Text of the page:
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Minnesota’s Rep. Jason Lewis screened for concussion after train crash

January 31, 2018 GMT

WASHINGTON Three Minnesota congressmen were aboard a chartered train that struck a truck Wednesday, and Minnesota Rep. Jason Lewis is on his way to the hospital to be screened for a possible concussion, staffers said.

The crash reportedly killed the driver of the truck and badly injured another vehicle occupant. It also shook up members of the Republican caucus, their spouses and staffers on their way to a policy retreat in West Virginia.

The impact threw the train passengers against seats and windows and knocked some in the aisles off their feet.

Im fine compared to, tragically, the truck drivers, and thankful for the prompt action of our doctors and first responders, Lewis said in a message passed along by his office.

The collision at a rural Virginia crossing threw the 200 or so passengers against seats and windows and knocked those walking the aisles off their feet. Rep. Erik Paulsen looked out the window and saw the twisted wreckage.

It was a garbage truck that was completely cut in half with serious injuries, Paulsen said in a phone call from the accident site Wednesday afternoon. He ran to find one of the doctors among his colleagues and told him: You need to get outside right away.

Outside, he said, the first responders including several members of Congress found that the collision had killed one person in the truck and left another seriously injured.

I went outside and delivered water to one gentleman who witnessed the whole thing. He was pretty shaken up so I just consoled him for a little while, Paulsen said. Its pretty emotional. Everyones pretty choked up.

The shaken members of the Minnesota delegation rushed to check in with people back home.

Rep. Tom Emmer, who was traveling to the retreat with his wife, tweeted: Jacquie and I are both aboard the train. We are both OK. Thank you to those who have reached out. Praying for all.

Amtrak spokeswoman Kimberly Woods says there were no reported injuries to passengers or crew members after the incident, which happened around 11:20 a.m. in Crozet, Virginia. Crozet is about 15 miles west of Charlottesville. The accident occurred at about 11:15 a.m. EST, nearly two hours after it left Washington headed to the Greenbrier resort in White Sulphur Springs, W.Va. The policy retreat, an annual event, is scheduled to last three days and feature speeches from President Donald Trump and Vice President Mike Pence.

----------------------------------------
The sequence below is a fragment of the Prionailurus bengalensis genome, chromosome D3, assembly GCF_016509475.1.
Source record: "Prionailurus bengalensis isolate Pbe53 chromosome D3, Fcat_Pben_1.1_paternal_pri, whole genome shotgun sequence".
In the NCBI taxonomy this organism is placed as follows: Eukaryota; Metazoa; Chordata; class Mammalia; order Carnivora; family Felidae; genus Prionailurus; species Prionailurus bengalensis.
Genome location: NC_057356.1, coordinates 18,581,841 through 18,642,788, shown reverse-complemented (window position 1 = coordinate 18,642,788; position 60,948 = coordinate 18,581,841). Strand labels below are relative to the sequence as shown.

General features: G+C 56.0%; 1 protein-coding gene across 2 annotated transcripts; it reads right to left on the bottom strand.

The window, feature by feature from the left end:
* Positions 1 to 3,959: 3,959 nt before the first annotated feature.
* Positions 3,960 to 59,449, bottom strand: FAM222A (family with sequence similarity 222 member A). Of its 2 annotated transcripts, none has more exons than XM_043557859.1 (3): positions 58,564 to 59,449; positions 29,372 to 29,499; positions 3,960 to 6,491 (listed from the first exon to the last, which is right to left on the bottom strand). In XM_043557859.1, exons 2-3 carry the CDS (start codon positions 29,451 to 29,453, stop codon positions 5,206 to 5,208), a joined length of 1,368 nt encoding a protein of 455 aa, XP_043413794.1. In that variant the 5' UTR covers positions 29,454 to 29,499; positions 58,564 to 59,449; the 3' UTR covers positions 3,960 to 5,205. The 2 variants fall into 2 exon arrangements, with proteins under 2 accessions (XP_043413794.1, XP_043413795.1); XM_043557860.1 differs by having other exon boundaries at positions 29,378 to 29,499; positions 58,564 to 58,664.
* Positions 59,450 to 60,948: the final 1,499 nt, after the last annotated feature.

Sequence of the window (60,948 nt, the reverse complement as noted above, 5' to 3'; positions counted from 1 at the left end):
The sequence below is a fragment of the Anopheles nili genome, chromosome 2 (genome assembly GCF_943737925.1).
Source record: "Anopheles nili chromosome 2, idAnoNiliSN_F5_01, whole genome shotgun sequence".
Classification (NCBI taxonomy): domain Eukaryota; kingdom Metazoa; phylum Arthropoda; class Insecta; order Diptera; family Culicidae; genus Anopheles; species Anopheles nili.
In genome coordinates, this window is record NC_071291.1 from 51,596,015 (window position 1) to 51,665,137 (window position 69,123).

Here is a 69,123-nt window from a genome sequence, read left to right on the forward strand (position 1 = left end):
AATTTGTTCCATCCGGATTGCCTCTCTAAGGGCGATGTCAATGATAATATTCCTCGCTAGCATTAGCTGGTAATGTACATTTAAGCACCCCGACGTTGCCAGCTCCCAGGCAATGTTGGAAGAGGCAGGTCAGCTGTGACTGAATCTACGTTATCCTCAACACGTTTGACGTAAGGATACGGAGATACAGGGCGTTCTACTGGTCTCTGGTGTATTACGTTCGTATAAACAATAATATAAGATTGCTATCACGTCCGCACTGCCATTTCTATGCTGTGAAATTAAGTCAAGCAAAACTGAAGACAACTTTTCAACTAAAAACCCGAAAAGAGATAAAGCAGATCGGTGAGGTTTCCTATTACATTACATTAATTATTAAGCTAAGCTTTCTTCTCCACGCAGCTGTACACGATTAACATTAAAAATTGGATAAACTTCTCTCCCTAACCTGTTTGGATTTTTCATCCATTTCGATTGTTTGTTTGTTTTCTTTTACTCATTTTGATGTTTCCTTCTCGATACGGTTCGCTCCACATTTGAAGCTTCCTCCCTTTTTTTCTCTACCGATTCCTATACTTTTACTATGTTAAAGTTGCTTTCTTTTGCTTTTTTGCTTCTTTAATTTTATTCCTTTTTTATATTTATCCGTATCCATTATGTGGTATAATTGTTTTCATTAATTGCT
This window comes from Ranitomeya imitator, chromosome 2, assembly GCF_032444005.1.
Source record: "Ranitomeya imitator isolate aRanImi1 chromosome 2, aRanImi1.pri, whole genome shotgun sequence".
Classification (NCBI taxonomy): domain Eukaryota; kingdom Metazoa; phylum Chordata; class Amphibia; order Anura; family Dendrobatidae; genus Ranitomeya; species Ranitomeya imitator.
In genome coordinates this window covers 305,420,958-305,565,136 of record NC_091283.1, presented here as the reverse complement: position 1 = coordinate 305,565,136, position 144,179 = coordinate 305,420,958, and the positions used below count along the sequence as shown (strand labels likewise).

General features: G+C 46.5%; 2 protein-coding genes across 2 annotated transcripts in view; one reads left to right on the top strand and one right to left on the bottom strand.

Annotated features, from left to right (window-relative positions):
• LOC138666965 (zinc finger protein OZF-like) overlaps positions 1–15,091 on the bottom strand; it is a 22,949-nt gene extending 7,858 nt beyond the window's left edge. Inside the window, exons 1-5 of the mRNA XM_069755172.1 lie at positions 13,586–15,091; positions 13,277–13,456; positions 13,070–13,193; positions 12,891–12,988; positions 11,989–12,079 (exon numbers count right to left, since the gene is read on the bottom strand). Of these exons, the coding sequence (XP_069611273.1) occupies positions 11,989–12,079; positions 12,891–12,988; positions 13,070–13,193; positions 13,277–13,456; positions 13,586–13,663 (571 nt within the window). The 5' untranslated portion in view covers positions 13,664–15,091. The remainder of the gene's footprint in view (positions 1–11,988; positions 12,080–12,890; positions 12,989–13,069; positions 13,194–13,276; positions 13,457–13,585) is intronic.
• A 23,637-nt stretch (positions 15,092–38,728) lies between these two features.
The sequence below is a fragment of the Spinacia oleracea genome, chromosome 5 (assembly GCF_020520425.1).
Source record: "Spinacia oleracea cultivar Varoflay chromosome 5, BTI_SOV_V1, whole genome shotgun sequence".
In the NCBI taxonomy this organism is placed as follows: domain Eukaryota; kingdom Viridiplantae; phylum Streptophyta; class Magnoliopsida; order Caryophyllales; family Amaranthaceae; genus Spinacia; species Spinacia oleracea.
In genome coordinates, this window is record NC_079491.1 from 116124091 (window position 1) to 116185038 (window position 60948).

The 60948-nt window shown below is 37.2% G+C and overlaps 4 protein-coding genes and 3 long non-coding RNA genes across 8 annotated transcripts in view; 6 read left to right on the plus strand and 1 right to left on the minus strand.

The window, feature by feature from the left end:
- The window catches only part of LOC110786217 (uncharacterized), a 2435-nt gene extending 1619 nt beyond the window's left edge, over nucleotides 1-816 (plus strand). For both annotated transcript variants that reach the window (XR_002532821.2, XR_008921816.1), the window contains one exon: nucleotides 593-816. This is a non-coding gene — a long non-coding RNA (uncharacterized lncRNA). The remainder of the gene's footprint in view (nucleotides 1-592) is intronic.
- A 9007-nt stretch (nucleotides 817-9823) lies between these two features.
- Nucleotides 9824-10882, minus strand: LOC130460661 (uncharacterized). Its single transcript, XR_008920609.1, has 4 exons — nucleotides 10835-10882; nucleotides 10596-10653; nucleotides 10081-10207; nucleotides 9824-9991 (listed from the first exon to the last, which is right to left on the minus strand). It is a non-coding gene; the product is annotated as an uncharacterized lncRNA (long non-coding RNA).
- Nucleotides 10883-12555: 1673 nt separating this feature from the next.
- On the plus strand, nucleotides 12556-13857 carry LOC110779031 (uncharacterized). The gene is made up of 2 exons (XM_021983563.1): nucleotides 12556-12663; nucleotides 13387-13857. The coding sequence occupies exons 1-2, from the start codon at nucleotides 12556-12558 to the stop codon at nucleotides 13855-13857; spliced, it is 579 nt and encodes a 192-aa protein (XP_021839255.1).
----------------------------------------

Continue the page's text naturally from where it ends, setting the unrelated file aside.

Several GOP lawmakers who are doctors got off the train to assist, Paulsen said, including Rep. Brad Wenstrup, R-Ohio, who was also at last Junes shooting of Republicans at a baseball practice in nearby Alexandria, Virginia, and treated some of the victims.

Other doctor-lawmakers who helped included Reps. Michael Burgess, of Texas, Phil Roe of Tennessee, Larry Bucshon of Indiana, Roger Marshall of Kansas and Sen. Bill Cassidy, R-La.

Cassidy later tweeted that there were three people on the truck and one is dead.

House Speaker Paul Ryan, R-Wis., was on the train and was unhurt, aides said.

White House spokeswoman Sarah Huckabee Sanders said President Donald Trump was briefed on the accident.

There is one confirmed fatality and one serious injury, but no injuries to lawmakers or their staffs, she said.

Our thoughts and prayers are with everyone that has been affected by this incident, Sanders said.

Rep. James Comer, R-Ky., said about 100 Republican lawmakers were on the train when the crash occurred, which made him jump out of his seat.

I looked out the side of the window and then I could see a truck, just in pieces out the side of the window, Comer said. It was a garbage truck that was apparently, I would assume, trying to cross the tracks.

Comer said Capitol Police quickly jumped off the train, but came back and asked for any doctors to help. Comer said U.S. Reps. and Brad Wenstrup all medical doctors rushed to help, including performing CPR on one person.

A GOP aide said the train seemed partly derailed.

It was not clear when lawmakers would resume their trip to their retreat. Paulsen said many were prepared to continue with the policy retreat by bus.

The Associated Press contributed to this report. Jennifer Brooks 202-662-7452